There is next a brief discussion of Good Risk Analysis and Risk Management Practices including looking isolated cases, medical literature, spontaneous reports, trials, case series etc. Data mining is briefly discussed as is signaling and the quantification, assessment, management and prevention of risk. A risk management plan is suggested using more or less the ICH E2E document as a base. Risk communication, periodic reporting, publications and crisis management are also discussed.
There is a large section relating to how the government should review and track and analyze its PV system. They suggest setting up national and regional PV centers such as is done in France and elsewhere. The responsibilities of physicians and other health care practitioners are discussed.
The pharma companies’ obligations are next discussed and these can be summarized as:
- Reporting all suspected serious adverse reactions received from a health professional through the pharmacovigilance system within the period stipulated by the authority in each country (generally, within 15 days of receipt of the report);
- Keeping detailed records on all suspected adverse reactions that it has learned of, which should be reported to the national regulatory authority;
- Designating a qualified professional to take charge of PV tasks on a continuous and on-going basis, providing adequate means to exercise his or her functions; this professional will also serve as the liaison with the regulatory authority and should be the only spokesperson recognized by the competent public health authorities when it comes to pharmacovigilance;
- Proposing timely changes to the fact sheet file, labeling and package insert when adverse reactions not listed in the material occur;
- Ensuring that all laboratory technical staff receive the training required for the exercise of their PV functions;
- Transferring some or all of its functions and responsibilities to another company, but not the ultimate pharmacovigilance responsibility for monitoring the medicines it is authorized to market;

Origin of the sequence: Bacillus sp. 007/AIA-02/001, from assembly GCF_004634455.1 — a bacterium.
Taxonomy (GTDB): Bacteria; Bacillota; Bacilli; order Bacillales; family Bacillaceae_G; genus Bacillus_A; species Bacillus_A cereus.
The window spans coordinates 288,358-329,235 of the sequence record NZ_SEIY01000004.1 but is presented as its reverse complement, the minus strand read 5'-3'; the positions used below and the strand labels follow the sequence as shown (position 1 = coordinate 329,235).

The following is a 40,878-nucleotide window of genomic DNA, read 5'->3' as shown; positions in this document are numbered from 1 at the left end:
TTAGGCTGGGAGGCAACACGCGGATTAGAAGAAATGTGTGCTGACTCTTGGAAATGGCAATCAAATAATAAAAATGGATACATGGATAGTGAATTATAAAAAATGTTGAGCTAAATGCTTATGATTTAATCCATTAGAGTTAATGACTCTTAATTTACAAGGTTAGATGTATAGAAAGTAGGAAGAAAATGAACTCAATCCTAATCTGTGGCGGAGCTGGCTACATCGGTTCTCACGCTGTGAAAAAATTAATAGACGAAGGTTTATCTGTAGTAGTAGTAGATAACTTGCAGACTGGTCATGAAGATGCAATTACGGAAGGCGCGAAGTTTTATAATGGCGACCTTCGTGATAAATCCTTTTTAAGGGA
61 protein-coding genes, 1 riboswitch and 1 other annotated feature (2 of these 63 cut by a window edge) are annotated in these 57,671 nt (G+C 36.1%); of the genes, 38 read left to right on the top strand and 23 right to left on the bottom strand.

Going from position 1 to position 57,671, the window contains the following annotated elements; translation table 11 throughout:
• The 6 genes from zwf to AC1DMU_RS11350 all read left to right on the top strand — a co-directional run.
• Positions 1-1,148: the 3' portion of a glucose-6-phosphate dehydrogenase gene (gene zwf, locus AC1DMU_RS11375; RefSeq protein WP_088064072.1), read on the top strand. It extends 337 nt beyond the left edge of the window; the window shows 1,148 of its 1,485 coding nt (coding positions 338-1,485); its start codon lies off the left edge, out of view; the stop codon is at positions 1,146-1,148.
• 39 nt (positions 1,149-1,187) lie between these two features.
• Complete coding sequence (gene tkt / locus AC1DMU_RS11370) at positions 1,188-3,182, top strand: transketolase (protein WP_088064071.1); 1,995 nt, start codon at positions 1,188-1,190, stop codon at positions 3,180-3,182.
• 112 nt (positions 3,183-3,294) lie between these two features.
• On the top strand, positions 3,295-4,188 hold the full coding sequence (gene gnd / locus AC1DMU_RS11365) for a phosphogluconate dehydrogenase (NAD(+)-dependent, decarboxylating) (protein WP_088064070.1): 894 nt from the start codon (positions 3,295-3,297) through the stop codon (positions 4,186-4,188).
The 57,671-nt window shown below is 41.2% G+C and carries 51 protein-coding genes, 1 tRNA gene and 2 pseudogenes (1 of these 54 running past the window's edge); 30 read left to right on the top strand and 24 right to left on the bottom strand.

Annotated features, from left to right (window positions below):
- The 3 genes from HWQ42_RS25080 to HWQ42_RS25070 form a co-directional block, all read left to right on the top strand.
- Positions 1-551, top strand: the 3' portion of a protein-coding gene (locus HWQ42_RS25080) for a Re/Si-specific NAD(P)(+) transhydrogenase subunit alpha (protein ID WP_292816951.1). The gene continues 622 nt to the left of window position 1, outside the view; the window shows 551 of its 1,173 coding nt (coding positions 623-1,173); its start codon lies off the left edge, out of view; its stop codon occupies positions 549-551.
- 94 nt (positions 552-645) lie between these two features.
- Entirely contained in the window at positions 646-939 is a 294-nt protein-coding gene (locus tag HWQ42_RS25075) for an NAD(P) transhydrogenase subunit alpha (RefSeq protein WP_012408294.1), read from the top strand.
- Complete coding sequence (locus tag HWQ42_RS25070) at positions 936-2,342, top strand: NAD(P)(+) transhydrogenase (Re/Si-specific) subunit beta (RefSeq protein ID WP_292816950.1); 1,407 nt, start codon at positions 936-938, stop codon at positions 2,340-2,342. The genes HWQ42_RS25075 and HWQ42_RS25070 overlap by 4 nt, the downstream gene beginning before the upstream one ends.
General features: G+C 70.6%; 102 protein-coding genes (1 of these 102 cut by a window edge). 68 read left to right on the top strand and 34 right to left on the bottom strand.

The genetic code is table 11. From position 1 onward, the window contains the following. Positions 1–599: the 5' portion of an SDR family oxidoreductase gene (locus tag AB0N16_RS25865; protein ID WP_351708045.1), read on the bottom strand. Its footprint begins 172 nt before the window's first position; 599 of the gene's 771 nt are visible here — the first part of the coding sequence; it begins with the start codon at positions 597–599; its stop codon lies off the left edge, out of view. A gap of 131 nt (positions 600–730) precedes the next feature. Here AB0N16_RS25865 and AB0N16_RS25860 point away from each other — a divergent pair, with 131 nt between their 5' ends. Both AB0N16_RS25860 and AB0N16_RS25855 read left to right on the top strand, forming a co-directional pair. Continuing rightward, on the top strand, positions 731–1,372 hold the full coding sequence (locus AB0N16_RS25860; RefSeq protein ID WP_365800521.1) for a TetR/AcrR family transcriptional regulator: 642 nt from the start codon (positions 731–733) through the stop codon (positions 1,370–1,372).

- Establishing agreements on PV issues in cases where a joint marketing agreement among several companies has been negotiated. Any transfer of pharmacovigilance functions and responsibilities must be documented through a written agreement signed by company representatives. Functions not transferred under this agreement remain the responsibility of the marketing authorization holder. Any transfer of functions and responsibilities must be reported to the respective health authorities;
- Facilitating the designated professional’s access to the fact sheet and basic safety information for each pharmaceutical product approved, ensuring that they are properly updated;
- Ensuring that appropriate standardized work procedures are adopted and followed;
- Guaranteeing a filing system which permits the preservation of all documentation on PV responsibilities and activities. The responsibilities for managing the files must be stated in writing;
- Establishing an audit program to ensure that the pharmacovigilance system follows good practices.
There are extensive appendices with definitions (many are non-standard, unfortunately) as well as sample forms and templates.
This is a very interesting and informative document that really is a primer on how to set up a drug safety unit either in a government, university, company or other entity. The point of view is primarily that of the WHO and a lot of the suggestions are now either outdated or “non-standard” as much of the world has adopted ICH/CIOMS standards.
There is no mention of the internet, electronic transmission, social media and much of the other rapidly developing technology now impacting on drug safety and pharmacovigilance. It seems to be aimed at beginners in the field, institutions that are newly created and those that have limited resources.
It is worth a read and, as noted, is available in Spanish and Portuguese. But the reader should be aware that it presents a particular point of view, is somewhat out-of-date and uses some non-standard definitions and procedures. Much has occurred since this was written and it seems that the document could now use a revised, second edition. Still worth looking at though.
For governments and health authorities, this document should be used as a starting point in setting up a PV system or center but it should not be considered to really represent the state of the art. Reference should be made, in particular to CIOMS and ICH guidelines, as well as how major agencies (FDA, EMA, MHRA, Australia, Canada, Spain and others) handle drug safety. EudraVigilance should be looked at as well as FDA’s FAERS and commercial databases which several health agencies now use (e.g. France, Canada). Note that many agencies (FDA, EMA and others) have their SOPs on-line.